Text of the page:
How to Tell If Your Story Idea Is Mediocre—And How to Improve It

by Royce Bair / via Flickr

by Royce Bair / via Flickr

Note from Jane: Today’s guest post is adapted from The Writer’s Advantage: A Toolkit for Mastering Your Genre by Laurie Scheer (@mediagoddess213).

So you think your idea for a new vampire novel is a good one? Think again.

Nine times out of ten, your idea is really quite mediocre and has been done before, actually a number of times and in a number of different ways. And there’s also a possibility that an even better version of your idea already exists.

Sorry to have to burst your bubble, but agents, managers, publishers, folks who work at production companies, and any type of potential buyer does not want to be bothered with material that’s just ordinary. They have seen it all. They have read manuscripts that didn’t get made—often for good reasons—and they have heard pitches, read loglines and synopses and treatments for thousands of ideas. These folks are not practicing their game—they are playing hardball. They want to win in this competitive market and they are looking for material they can win with.

They are not interested in anyone who is writing as a hobby. They want to work with talented, informed writer/creators who know where their material is going to fit in the marketplace. They want to broker a deal with you to make money for themselves, their company, and you.

Do not waste time pitching a mediocre idea—pitch an authentic idea that will complement and perhaps even change the course of your genre.

So, if you are going to sell your work in today’s competitive marketplace, and if you want to stand out within that marketplace, you need to think like they think. You need to know what they know.

Three Questions

Development execs and editors all ask the same three basic questions when evaluating material to be published or produced, and those questions are:

Why make this?

Why make this now?

Who cares?

Often the difference between an ordinary idea and a selling idea are found in the answers to the above questions. In other words, you’ll need to be prepared to answer these questions—and answer them efficiently and with confidence.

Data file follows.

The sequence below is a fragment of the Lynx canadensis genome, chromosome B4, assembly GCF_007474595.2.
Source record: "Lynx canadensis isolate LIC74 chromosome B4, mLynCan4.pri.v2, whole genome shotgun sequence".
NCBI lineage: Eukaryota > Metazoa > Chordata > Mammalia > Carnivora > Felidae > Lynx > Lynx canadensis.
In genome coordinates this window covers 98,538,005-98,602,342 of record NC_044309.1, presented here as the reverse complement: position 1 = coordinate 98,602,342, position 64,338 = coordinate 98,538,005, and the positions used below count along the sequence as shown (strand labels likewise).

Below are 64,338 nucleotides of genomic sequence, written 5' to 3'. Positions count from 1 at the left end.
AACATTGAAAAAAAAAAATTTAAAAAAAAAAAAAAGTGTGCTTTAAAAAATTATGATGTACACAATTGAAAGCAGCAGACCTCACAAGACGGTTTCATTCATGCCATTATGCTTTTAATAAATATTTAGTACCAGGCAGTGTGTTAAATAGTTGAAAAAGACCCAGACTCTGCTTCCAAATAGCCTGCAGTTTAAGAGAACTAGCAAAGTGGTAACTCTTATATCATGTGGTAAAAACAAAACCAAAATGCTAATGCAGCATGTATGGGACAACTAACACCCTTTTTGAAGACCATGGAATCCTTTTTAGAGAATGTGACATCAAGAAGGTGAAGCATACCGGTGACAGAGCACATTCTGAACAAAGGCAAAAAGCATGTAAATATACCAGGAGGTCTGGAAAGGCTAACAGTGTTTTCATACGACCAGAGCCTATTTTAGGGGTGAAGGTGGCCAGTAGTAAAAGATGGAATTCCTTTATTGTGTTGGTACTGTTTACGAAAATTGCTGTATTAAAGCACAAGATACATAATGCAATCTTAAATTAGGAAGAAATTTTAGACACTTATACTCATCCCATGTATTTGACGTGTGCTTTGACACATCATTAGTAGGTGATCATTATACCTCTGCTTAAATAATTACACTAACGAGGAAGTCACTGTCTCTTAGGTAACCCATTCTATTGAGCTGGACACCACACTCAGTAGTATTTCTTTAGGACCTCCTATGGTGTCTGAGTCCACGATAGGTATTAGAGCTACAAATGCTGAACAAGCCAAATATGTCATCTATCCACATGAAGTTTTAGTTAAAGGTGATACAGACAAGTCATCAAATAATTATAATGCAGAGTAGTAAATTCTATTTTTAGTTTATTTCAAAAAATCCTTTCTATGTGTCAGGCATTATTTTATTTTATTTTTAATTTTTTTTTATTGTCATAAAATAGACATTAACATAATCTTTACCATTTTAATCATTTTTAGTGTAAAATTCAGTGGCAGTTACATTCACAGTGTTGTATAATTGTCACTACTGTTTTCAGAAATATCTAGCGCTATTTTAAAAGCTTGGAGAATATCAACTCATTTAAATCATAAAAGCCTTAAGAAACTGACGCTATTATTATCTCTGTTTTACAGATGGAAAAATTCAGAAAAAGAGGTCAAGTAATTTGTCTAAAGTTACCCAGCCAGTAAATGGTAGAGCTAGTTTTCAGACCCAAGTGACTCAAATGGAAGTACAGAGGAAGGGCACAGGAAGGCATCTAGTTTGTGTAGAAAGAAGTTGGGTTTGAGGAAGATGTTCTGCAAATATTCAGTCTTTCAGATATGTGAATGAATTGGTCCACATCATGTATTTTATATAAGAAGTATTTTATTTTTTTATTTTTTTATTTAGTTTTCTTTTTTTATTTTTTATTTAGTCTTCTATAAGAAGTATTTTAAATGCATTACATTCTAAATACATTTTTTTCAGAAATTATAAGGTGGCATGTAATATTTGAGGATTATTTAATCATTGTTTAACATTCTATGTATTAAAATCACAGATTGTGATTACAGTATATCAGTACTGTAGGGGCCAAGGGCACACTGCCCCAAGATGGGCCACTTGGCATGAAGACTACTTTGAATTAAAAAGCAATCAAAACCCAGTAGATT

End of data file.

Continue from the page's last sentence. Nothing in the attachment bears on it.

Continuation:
1. Why Make This?

Every idea will be evaluated for its own merit. Why make this movie? Why publish this book? Why make this TV series? Yes, the basic answer is “because readers/viewers will like it,” but that’s not enough.

What is it about your idea that makes it unique, compelling, and authentic compared to all other competing ideas in your genre?

2. Why Make This Now?

You will find that knowing the history of your genre and current trends will assist you in answering the “now” question. For example, if in 2013 you were on the verge of pitching an idea for a western immediately in the wake of The Lone Ranger movie fiasco, then clearly the “now” factor comes into play. Because that movie experienced colossal financial loss for its studio and bombed with both critics and audiences, it will be quite some time before studios begin looking at westerns seriously again. It does not matter how good your script is, you’ll need to give it a little rest and let it sit on a shelf for a while. The “now” element can kill an idea if the marketplace is just not right at the time you pitch it.

3. Who Cares—Really Cares?

Finally, the question “Who cares?” Yes, it sounds crass—it sounds like I’m asking you to just disregard your idea, but I am seriously asking. Who really will care about your material? Remember, they need to care enough to want to purchase it—whether it be a book, a download, a box office ticket, or the time spent watching TV. This is not just about the group of fans or a group with a particular affiliation, this is about who will pay, with their precious time and money, to consume your material.

Think about this.
Think about this closely.

“Baby at 43” Pitch

Let me give you an example of a pitch and how the “now” and “who cares?” elements fall into place. As someone who has developed a great deal of programming for women’s audiences, I have heard an eternity of pitches featuring women as victims, survivors, single mothers, etc. If someone pitches me a story about a 43-year-old unmarried woman who has had a successful career in advertising or law or pharmaceuticals or whatever, and decides at the last minute that her biological clock’s ticking and she wants to have a child … I will wait for the writer to tell me the rest of the story.

And there is no rest of the story, because in their mind, that is their story.